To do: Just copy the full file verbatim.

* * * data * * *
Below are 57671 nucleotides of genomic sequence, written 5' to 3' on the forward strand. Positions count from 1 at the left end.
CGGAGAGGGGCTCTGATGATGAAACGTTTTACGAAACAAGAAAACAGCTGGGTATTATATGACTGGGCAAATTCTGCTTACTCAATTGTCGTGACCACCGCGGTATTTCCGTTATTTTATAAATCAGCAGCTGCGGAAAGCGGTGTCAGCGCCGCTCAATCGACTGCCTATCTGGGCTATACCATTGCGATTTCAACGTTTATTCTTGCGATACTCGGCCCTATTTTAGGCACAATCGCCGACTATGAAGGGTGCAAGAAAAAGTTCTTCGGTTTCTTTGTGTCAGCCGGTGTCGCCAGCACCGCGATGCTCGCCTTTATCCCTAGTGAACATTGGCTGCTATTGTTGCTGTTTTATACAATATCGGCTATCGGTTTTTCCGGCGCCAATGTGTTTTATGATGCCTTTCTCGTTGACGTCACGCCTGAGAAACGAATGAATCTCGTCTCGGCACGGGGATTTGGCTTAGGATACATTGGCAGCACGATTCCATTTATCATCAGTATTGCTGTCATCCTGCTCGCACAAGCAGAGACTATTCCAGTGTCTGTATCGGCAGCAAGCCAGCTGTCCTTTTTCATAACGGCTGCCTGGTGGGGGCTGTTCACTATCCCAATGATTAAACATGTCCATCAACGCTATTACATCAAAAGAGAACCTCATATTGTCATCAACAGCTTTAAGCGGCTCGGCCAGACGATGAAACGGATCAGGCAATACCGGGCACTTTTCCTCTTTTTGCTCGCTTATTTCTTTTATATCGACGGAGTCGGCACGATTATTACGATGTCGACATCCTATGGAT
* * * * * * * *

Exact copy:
Below are 57671 nucleotides of genomic sequence, written 5' to 3' on the forward strand. Positions count from 1 at the left end.
CGGAGAGGGGCTCTGATGATGAAACGTTTTACGAAACAAGAAAACAGCTGGGTATTATATGACTGGGCAAATTCTGCTTACTCAATTGTCGTGACCACCGCGGTATTTCCGTTATTTTATAAATCAGCAGCTGCGGAAAGCGGTGTCAGCGCCGCTCAATCGACTGCCTATCTGGGCTATACCATTGCGATTTCAACGTTTATTCTTGCGATACTCGGCCCTATTTTAGGCACAATCGCCGACTATGAAGGGTGCAAGAAAAAGTTCTTCGGTTTCTTTGTGTCAGCCGGTGTCGCCAGCACCGCGATGCTCGCCTTTATCCCTAGTGAACATTGGCTGCTATTGTTGCTGTTTTATACAATATCGGCTATCGGTTTTTCCGGCGCCAATGTGTTTTATGATGCCTTTCTCGTTGACGTCACGCCTGAGAAACGAATGAATCTCGTCTCGGCACGGGGATTTGGCTTAGGATACATTGGCAGCACGATTCCATTTATCATCAGTATTGCTGTCATCCTGCTCGCACAAGCAGAGACTATTCCAGTGTCTGTATCGGCAGCAAGCCAGCTGTCCTTTTTCATAACGGCTGCCTGGTGGGGGCTGTTCACTATCCCAATGATTAAACATGTCCATCAACGCTATTACATCAAAAGAGAACCTCATATTGTCATCAACAGCTTTAAGCGGCTCGGCCAGACGATGAAACGGATCAGGCAATACCGGGCACTTTTCCTCTTTTTGCTCGCTTATTTCTTTTATATCGACGGAGTCGGCACGATTATTACGATGTCGACATCCTATGGAT